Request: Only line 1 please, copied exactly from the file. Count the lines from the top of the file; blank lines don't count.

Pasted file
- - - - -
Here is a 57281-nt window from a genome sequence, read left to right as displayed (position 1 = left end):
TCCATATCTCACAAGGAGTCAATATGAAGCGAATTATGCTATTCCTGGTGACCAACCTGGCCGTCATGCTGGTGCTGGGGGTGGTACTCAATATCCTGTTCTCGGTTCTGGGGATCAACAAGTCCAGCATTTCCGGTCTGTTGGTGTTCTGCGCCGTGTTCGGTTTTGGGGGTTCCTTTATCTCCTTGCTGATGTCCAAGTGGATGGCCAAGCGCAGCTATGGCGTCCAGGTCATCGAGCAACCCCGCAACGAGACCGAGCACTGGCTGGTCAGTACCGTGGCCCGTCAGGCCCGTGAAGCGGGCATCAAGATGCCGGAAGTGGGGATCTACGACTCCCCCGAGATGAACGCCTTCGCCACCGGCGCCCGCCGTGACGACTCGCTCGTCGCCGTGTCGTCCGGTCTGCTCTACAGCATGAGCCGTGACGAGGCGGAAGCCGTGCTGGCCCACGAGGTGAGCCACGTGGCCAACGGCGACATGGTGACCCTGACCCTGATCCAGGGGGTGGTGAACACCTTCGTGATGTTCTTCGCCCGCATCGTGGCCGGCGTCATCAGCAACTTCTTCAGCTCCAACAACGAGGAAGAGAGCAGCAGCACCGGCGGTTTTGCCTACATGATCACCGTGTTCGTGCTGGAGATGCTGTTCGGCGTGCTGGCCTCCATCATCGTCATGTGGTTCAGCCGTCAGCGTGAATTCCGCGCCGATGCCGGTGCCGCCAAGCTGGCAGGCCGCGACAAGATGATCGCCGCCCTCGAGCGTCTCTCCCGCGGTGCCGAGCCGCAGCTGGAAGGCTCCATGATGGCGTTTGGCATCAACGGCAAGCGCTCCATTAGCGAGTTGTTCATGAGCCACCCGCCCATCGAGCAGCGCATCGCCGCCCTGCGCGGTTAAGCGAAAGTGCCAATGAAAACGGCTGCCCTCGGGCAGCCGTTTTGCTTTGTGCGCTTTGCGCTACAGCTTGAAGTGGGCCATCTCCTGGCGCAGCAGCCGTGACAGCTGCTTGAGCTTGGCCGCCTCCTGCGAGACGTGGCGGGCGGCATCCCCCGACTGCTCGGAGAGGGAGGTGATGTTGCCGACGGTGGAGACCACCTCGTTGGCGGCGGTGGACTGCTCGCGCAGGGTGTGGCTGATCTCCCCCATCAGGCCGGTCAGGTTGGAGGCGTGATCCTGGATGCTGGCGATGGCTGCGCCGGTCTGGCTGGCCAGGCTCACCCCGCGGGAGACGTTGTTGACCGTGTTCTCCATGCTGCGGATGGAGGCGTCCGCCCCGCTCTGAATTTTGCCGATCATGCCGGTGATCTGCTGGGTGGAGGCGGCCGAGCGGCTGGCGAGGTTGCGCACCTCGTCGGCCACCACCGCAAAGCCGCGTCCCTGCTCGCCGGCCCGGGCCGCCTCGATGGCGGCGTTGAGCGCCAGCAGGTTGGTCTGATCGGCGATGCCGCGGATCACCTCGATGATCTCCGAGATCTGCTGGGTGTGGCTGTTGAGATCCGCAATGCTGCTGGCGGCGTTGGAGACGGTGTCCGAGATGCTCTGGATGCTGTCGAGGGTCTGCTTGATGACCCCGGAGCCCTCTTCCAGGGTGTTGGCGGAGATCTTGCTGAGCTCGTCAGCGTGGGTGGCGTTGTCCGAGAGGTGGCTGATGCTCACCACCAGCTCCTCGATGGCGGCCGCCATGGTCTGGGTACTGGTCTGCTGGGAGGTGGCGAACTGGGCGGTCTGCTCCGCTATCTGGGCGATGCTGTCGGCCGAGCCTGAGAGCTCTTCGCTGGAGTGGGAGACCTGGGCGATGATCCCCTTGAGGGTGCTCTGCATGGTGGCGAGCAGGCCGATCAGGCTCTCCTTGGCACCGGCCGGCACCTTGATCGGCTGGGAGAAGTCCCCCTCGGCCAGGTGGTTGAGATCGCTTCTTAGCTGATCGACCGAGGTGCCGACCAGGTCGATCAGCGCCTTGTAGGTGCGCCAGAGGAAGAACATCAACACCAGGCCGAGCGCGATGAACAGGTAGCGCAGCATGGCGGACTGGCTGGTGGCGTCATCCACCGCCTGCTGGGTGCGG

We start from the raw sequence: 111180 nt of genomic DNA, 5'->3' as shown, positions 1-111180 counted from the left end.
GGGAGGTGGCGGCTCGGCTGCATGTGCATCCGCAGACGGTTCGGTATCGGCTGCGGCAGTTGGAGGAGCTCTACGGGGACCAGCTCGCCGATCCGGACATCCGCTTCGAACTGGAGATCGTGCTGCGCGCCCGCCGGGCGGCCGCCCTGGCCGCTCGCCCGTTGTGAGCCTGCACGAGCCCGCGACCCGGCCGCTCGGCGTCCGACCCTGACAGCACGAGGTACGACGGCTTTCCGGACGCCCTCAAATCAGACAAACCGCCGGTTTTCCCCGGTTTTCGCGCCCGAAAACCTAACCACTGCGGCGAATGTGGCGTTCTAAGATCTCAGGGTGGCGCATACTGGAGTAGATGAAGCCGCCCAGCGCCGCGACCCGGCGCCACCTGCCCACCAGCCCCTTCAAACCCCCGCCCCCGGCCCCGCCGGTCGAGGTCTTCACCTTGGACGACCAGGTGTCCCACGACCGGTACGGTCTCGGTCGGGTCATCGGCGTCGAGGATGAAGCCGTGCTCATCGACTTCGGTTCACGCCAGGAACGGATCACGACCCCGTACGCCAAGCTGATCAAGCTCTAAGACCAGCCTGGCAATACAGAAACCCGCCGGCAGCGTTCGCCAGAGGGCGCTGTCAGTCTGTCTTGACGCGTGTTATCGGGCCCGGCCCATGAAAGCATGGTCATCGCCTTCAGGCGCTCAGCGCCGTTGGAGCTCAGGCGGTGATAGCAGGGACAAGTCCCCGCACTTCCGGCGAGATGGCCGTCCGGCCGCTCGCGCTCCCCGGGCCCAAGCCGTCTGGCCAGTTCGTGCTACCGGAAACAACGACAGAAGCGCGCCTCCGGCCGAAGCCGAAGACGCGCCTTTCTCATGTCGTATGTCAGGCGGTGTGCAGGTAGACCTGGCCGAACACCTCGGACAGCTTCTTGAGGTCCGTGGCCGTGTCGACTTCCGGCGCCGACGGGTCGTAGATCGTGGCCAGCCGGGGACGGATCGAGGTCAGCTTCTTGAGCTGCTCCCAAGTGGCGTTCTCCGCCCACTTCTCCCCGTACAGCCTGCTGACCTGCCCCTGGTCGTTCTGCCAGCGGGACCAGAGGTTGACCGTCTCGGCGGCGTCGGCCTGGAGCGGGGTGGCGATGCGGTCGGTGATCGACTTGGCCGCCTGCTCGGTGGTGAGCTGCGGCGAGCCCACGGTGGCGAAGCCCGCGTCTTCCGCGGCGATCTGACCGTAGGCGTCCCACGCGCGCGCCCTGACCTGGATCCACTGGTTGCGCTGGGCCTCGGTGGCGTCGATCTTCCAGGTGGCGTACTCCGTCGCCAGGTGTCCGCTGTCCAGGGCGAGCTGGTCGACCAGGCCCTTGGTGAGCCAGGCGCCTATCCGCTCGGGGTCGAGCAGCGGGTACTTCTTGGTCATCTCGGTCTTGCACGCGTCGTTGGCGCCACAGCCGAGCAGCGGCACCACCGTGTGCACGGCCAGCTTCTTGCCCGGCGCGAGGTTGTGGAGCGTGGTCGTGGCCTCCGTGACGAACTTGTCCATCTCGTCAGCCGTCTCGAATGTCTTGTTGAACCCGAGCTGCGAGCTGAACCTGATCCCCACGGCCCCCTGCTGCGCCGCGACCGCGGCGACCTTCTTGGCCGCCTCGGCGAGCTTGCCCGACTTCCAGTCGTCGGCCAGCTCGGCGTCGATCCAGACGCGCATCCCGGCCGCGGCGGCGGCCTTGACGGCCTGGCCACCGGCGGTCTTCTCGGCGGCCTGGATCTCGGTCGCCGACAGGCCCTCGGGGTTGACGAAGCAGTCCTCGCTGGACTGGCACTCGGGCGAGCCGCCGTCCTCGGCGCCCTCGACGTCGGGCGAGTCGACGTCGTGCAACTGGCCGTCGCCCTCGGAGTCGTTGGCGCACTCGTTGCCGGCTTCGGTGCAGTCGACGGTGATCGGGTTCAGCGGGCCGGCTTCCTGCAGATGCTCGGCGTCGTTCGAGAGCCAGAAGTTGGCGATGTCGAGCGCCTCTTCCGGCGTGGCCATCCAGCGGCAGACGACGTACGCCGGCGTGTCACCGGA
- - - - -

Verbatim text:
Here is a 57281-nt window from a genome sequence, read left to right as displayed (position 1 = left end):